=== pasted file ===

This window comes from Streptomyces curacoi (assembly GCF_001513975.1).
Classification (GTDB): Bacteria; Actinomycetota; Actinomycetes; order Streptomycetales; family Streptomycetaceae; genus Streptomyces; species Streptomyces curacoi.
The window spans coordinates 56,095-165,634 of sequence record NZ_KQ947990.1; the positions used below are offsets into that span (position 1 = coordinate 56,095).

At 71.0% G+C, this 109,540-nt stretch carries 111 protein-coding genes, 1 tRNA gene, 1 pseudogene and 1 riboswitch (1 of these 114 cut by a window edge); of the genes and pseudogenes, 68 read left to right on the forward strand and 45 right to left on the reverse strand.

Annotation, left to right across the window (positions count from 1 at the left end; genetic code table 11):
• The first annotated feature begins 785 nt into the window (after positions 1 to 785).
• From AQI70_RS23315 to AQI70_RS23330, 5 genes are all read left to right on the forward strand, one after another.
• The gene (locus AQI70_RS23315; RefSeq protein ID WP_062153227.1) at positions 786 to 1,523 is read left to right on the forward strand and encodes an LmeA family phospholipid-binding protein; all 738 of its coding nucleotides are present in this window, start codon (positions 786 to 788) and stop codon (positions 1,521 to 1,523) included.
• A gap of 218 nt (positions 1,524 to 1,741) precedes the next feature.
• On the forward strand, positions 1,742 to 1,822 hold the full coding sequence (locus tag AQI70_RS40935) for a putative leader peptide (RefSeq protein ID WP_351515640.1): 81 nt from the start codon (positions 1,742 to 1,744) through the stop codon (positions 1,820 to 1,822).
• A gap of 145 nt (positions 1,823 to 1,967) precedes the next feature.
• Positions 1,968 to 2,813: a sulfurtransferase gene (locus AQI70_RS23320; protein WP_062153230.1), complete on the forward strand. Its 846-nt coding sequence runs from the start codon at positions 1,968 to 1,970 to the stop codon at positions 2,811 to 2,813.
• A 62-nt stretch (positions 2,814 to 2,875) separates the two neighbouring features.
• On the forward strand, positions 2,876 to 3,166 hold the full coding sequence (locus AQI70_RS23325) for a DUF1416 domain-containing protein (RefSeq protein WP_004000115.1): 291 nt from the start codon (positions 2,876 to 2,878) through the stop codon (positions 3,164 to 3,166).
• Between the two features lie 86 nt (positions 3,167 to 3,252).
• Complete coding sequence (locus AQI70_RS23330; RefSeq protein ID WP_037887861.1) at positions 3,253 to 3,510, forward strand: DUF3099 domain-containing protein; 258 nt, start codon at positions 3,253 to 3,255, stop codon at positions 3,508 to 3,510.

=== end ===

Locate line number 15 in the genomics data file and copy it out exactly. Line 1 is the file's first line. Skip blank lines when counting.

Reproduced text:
• Between the two features lie 86 nt (positions 3,167 to 3,252).